Draft EIS to consider multiple routes for Minnesota to Iowa 345-kV project

The draft environmental impact statement (EIS) for the Minnesota to Iowa 345-kV transmission project proposed by ITC Holdings (NYSE:ITC) subsidiary ITC Midwest is expected to be issued in February 2014 by the Minnesota Department of Commerce and will include the evaluation of seven possible routes for the 75-mile portion of the line that will be in Minnesota, the department said in the environmental impact scoping decision issued Oct. 14 (Docket Nos. ET6675/CN-12-1053 and ET6675/TL-12-1337).

Under Minnesota law, the commerce department’s Energy Environmental Review and Analysis staff is responsible for conducting the environmental review for the certificate of need (CN) application and the route permit applications that were submitted to the Minnesota Public Utilities Commission (PUC) in March. Because two concurrent environmental reviews are required – one for the CN application and one for the route permit application – the department elected to combine the environmental review for the two applications. The EIS that will be prepared will meet the requirements of both review processes.

The issuance of the scoping decision followed a scoping period that included six public meetings attended by approximately 200 people and the submission of more than 220 written comments during a public comment period that ended Aug. 2.

Of the written comments received, 159 of them included a form letter from the “worshippers and friends” of a church in Sherburn, Minn., that is near one of the proposed routes, noting that the route as proposed prevented possible expansion of the church and “threatened the congregants with adverse public health and property value impacts,” the department noted.

Issues and impacts of greatest concern raised in oral and written comments include potential health effects from the line, raised by 76% of commenters, followed by property values and aesthetics, raised by 73% of commenters. Other concerns included impacts to farming operations (16%); impacts to airstrips, trees and windbreaks, and wildlife and birds (3% each); stray voltage and impacts to springs and wells (1% each).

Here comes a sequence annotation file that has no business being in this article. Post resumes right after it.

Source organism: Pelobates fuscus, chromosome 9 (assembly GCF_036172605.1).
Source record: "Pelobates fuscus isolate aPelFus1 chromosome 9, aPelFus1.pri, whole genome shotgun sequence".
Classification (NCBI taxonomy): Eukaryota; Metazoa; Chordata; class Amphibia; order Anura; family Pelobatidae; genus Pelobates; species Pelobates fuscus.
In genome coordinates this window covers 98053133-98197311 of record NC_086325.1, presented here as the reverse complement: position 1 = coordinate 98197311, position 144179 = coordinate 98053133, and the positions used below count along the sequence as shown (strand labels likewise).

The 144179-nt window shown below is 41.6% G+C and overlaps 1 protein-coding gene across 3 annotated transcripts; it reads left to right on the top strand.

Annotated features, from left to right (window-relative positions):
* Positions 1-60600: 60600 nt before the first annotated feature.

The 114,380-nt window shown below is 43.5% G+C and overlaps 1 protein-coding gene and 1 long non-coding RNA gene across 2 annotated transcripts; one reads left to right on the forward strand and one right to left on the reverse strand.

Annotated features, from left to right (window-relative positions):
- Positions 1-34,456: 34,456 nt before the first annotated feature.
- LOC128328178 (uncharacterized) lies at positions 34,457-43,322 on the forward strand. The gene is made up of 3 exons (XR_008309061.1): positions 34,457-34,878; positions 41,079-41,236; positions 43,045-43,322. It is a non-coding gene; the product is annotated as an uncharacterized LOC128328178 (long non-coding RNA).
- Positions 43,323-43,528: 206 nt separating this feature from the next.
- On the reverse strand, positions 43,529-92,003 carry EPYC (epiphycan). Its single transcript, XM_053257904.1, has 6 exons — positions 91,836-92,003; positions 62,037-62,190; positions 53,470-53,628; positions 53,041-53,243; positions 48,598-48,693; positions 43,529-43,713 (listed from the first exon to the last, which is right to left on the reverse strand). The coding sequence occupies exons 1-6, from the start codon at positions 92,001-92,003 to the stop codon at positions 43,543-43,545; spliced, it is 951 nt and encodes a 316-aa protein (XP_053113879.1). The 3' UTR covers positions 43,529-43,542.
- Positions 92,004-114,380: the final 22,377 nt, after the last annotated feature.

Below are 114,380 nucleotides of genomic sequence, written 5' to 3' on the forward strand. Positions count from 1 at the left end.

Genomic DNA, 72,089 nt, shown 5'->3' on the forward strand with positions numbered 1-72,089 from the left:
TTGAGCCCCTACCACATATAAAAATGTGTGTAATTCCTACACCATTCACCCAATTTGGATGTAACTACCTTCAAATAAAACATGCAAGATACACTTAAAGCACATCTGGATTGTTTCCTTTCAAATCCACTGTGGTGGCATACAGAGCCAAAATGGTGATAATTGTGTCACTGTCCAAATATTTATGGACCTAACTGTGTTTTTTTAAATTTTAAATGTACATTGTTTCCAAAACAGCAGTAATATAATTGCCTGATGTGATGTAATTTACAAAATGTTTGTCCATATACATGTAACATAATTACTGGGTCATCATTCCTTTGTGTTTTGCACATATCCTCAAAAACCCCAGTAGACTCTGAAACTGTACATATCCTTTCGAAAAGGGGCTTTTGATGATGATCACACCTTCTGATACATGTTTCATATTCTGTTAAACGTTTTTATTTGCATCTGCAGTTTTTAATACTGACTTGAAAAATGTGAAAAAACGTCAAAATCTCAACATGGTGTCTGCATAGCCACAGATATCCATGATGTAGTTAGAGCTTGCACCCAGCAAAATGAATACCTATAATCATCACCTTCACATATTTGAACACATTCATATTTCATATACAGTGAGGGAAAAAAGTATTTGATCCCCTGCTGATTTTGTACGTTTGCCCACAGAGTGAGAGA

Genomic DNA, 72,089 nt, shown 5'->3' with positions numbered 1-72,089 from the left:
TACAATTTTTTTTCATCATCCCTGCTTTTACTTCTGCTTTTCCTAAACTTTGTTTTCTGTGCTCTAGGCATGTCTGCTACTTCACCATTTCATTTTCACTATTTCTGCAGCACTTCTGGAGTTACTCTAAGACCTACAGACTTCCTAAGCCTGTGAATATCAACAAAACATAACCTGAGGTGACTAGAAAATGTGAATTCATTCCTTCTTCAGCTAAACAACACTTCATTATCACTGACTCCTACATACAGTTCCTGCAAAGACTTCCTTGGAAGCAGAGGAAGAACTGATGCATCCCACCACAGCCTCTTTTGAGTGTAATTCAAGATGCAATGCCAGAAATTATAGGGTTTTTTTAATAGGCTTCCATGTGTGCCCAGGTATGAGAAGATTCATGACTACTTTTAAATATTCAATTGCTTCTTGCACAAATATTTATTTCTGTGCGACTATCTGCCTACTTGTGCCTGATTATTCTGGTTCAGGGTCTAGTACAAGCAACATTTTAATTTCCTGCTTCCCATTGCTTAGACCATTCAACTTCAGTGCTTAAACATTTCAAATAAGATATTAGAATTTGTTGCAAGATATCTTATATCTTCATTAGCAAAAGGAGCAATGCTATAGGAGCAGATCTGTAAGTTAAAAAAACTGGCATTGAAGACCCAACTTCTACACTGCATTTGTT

The draft EIS will evaluate two proposed routes proposed by ITC Midwest – Route A and Route B – as well alternative for a total of seven route alternatives. The draft EIS will also evaluate several connector segments, route and alignment alternatives, and substation sites.

In addition, the draft EIS will describe and analyze the feasibility of seven alternatives to the proposed transmission project, including upgrading of existing facilities, building a transmission line of a different size, using generation rather than transmission, use of renewable energy sources, purchased power, demand side management, and a no-build alternative.

ITC Midwest is proposing the new 345-kV transmission project that will extend approximately 75 miles from its Lakefield substation near Lakefield, Minn., to a new Huntley substation near Winnebago, Minn. From there, it will turn south and continue approximately 31.5 miles to connect to a new MidAmerican Energy substation in Kossuth County, Iowa.

The project also includes the expansion of the existing Lakefield substation, and the construction of the Huntley substation, which will replace the existing Winnebago substation. It will also include relocating and reconfiguring several segments of existing 161-kV and 69-kV line that currently terminate at the Winnebago substation.

Sponsors held an informational meeting, which is required to precede a franchise petition filing, in Kossuth County, Iowa, on April 17. The company anticipates filing its franchise application with the Iowa Utilities Board for that approximately 31-mile-long segment later this month, an ITC Midwest spokesperson told TransmissionHub (Docket No. E-22116).

The project was studied by the Midcontinent ISO (MISO) and was approved in the 2011 MISO Transmission Expansion Plan as one of 17 multi-value projects that “address multiple needs and provide multiple benefits to the entire region,” ITC Midwest said on its project website. ITC Midwest says the project will bring four types of benefits to Minnesota, Iowa, and the entire MISO region: improved reliability, expanded access to generation sources, increased system efficiency through reduced congestion on the electrical grid, and new jobs and economic investment.

Following the issuance of the draft EIS, a public comment period will be opened and public hearings will be held in the project area. Those hearings are anticipated to take place in April 2014.

In its CN application, ITC Midwest estimated the cost of the project at between $271m and $283m. Barring unanticipated delays, the company expects to begin construction during 1Q16 and completion during 1Q17.